Range of products
Cranswick’s position as one of the leading suppliers of primary and value added pork to UK retail and foodservice has been hard won in competitive and challenging markets both in the UK, and internationally. Through scalable investment and commitment to farming, we offer customers a genuine connection to the food they buy from us, guaranteeing the provenance and welfare of our pigs, offering assurance and integrity to all of our products. By building a network of progressive partners in Yorkshire and East Anglia we have developed a sustainable approach to pork production, supplying under the RSPCA ‘Freedom Food’ farm assurance scheme for free range, outdoor bred and reared pork. Investment in state-of-the-art technology allows us to set the pace in efficient pork processing, whilst maintaining a culture of skill and quality. We’ve pioneered extensive breeding programmes to deliver speciality and named breed products, and we’re continually striving to improve our market-leading range.
With hundreds of bespoke gourmet recipes, from Italian sausages with red wine and fennel, to American inspired hotdogs, we create a range of outstanding flavours. All pork is hand trimmed by our expert butchers to ensure a consistent finish. By only using small batch production and gently mincing and blending our sausage filling, we replicate the original techniques that were used in the Simply Sausage shops. Our locally sourced fresh chunky ingredients, specialist seasonings and gently minced whole cuts of pork deliver a succulent meaty bite. Our hands-on approach to manufacturing means we can produce a wide selection of items, from sausage swirls, through to individually wrapped pigs in blankets for the festive season and, more recently, gourmet British burgers.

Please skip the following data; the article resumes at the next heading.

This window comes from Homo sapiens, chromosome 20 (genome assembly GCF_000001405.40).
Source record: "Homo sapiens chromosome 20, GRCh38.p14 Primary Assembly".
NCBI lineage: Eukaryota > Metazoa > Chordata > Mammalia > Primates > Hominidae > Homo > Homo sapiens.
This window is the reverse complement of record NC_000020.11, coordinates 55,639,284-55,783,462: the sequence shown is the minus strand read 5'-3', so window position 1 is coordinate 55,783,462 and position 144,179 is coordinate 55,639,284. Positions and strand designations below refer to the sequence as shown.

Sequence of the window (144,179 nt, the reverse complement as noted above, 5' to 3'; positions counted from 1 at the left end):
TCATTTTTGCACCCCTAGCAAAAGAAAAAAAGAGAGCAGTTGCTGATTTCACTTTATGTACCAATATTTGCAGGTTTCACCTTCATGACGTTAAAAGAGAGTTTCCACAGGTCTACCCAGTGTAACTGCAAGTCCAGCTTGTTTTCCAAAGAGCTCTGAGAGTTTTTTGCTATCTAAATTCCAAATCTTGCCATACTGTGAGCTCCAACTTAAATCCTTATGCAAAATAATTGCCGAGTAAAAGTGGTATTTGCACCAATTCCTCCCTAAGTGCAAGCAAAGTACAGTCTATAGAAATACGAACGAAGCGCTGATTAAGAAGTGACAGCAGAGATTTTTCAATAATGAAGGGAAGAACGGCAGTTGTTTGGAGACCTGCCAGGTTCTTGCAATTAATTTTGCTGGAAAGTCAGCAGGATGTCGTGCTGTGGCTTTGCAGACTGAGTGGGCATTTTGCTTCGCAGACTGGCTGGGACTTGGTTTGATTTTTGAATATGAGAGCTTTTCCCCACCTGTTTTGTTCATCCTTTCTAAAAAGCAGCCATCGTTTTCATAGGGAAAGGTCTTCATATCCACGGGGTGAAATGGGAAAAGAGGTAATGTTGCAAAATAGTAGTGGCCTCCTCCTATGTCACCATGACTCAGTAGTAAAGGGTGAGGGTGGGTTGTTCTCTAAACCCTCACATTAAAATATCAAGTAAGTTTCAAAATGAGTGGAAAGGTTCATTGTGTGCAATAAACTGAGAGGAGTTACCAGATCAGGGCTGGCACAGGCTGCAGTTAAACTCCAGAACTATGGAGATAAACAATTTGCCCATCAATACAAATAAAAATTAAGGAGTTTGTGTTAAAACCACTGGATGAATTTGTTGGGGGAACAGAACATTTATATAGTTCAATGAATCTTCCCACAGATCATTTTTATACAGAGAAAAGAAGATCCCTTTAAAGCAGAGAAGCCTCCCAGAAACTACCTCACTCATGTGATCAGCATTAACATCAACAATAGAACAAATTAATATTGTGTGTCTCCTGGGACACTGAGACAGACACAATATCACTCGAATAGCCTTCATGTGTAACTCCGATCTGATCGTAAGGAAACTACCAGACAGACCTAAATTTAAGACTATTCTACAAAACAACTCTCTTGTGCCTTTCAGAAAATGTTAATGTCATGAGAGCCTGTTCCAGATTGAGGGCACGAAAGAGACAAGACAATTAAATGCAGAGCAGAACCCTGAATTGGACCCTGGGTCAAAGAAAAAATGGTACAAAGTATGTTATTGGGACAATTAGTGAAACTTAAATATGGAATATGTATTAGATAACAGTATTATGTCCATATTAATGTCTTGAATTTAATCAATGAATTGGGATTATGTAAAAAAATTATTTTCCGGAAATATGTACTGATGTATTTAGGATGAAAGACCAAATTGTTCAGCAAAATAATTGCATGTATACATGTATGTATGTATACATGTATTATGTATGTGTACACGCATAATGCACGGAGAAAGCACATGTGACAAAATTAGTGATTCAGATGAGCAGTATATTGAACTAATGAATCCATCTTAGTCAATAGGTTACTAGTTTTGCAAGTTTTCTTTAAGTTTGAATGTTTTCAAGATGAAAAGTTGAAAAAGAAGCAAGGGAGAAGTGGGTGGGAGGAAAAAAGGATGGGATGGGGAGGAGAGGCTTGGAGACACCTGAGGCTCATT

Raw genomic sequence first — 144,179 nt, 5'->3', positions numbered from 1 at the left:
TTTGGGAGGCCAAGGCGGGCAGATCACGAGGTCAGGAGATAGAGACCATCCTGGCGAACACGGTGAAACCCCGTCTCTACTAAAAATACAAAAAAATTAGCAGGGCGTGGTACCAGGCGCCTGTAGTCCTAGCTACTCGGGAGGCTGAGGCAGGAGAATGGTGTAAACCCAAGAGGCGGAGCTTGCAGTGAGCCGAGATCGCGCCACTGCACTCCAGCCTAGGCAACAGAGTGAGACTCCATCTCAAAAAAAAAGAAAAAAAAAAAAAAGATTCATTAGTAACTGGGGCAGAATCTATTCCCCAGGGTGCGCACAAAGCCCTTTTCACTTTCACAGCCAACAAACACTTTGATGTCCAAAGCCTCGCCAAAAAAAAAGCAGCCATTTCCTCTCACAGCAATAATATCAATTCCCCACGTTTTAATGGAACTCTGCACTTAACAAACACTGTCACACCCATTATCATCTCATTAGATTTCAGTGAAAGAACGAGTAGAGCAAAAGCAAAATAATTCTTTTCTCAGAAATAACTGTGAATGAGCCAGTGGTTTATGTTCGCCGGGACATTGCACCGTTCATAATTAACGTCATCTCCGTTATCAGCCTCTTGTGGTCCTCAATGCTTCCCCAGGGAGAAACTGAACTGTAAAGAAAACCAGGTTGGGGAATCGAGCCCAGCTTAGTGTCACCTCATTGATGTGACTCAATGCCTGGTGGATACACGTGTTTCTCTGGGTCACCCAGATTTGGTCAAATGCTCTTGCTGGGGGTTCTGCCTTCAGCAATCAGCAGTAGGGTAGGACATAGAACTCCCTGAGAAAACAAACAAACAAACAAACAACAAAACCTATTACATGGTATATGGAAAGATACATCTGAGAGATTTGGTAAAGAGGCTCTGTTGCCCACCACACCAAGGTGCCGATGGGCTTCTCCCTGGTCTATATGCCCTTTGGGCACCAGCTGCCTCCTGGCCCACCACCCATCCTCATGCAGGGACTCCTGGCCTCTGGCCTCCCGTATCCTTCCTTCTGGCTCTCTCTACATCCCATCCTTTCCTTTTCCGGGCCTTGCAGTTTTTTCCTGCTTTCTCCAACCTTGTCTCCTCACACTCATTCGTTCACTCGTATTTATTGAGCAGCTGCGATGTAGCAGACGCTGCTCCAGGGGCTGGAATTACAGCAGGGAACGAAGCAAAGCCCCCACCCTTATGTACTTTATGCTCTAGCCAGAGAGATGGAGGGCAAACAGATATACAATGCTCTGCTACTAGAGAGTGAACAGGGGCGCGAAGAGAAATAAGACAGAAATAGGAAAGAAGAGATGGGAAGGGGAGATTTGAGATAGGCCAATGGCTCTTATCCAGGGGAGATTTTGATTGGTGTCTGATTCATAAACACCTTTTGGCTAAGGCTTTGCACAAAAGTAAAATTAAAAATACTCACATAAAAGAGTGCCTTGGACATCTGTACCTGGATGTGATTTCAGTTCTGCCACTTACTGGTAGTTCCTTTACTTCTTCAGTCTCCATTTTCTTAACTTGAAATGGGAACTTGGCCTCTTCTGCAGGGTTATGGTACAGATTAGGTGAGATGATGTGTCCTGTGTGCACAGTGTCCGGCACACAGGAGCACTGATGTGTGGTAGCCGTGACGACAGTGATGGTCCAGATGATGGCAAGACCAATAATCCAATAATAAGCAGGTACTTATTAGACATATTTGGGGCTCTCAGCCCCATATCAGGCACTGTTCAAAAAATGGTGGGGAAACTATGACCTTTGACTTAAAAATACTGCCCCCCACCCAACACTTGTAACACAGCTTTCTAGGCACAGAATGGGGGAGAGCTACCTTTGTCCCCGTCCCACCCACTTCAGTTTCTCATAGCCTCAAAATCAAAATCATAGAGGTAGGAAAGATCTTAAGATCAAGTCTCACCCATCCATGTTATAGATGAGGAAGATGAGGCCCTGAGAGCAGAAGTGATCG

Bacon and Gammon
Cranswick works with some of the country’s leading experts to deliver, great-tasting British bacon. We believe that putting the best in means you get the best out. Our mission to get better bacon onto supermarket shelves resulted in a partnership with artisan butcher Jack Scaife in 2004. We’ve since invested in state-of-the-art production facilities in Yorkshire to cope with increased demand, which is overseen to this day by Jack Scaife’s master butcher, Chris Battle. In 2008 we teamed up with speciality curers Woodall’s, a family business from Cumbria with roots going back to 1828. We use traditional curing and smoking methods with historic family recipes to create a unique flavour.
While ham is our top selling product, our offering extends to a variety of British meats, including sirloin beef and traditional roasted Norfolk turkey crown. We also work closely with our customers to develop new and exciting products to cater for their changing tastes. Recently we’ve created an exceptional range of slow cooked meats ranging from Mexican pulled pork, to British joints that can be cooked in an hour. Continental Fine Foods
Over the years we built expertise and our product selection now encompasses continental meats, olives and antipasti, pâté, continental cheeses, cooked meats, pizza toppings and fresh Italian pasta. From our sites in Manchester we manufacture and distribute foods from Europe, using packaging formats and flavour combinations that allow the British consumer to enjoy and savour the tastes of the continent. Handmade Pastry